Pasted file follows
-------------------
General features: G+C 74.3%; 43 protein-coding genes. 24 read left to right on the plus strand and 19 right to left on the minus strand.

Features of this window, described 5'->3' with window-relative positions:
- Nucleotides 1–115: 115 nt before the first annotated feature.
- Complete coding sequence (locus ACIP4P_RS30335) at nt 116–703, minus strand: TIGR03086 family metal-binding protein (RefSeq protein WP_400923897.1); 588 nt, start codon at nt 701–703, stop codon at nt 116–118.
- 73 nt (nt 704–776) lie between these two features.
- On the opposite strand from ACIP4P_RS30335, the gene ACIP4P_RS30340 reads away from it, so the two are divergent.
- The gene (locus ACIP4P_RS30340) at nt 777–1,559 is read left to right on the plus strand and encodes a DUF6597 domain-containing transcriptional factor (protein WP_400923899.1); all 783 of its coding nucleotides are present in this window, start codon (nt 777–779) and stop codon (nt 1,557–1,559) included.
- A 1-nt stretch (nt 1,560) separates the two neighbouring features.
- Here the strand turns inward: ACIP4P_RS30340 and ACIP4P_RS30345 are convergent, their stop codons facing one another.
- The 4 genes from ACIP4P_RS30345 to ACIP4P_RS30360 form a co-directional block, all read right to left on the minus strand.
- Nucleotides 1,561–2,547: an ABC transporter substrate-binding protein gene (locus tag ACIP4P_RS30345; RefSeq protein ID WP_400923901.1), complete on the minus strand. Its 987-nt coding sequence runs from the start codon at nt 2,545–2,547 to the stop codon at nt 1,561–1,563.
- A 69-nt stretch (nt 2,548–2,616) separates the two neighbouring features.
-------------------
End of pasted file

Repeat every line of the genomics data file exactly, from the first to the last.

General features: G+C 74.3%; 43 protein-coding genes. 24 read left to right on the plus strand and 19 right to left on the minus strand.

Features of this window, described 5'->3' with window-relative positions:
- Nucleotides 1–115: 115 nt before the first annotated feature.
- Complete coding sequence (locus ACIP4P_RS30335) at nt 116–703, minus strand: TIGR03086 family metal-binding protein (RefSeq protein WP_400923897.1); 588 nt, start codon at nt 701–703, stop codon at nt 116–118.
- 73 nt (nt 704–776) lie between these two features.
- On the opposite strand from ACIP4P_RS30335, the gene ACIP4P_RS30340 reads away from it, so the two are divergent.
- The gene (locus ACIP4P_RS30340) at nt 777–1,559 is read left to right on the plus strand and encodes a DUF6597 domain-containing transcriptional factor (protein WP_400923899.1); all 783 of its coding nucleotides are present in this window, start codon (nt 777–779) and stop codon (nt 1,557–1,559) included.
- A 1-nt stretch (nt 1,560) separates the two neighbouring features.
- Here the strand turns inward: ACIP4P_RS30340 and ACIP4P_RS30345 are convergent, their stop codons facing one another.
- The 4 genes from ACIP4P_RS30345 to ACIP4P_RS30360 form a co-directional block, all read right to left on the minus strand.
- Nucleotides 1,561–2,547: an ABC transporter substrate-binding protein gene (locus tag ACIP4P_RS30345; RefSeq protein ID WP_400923901.1), complete on the minus strand. Its 987-nt coding sequence runs from the start codon at nt 2,545–2,547 to the stop codon at nt 1,561–1,563.
- A 69-nt stretch (nt 2,548–2,616) separates the two neighbouring features.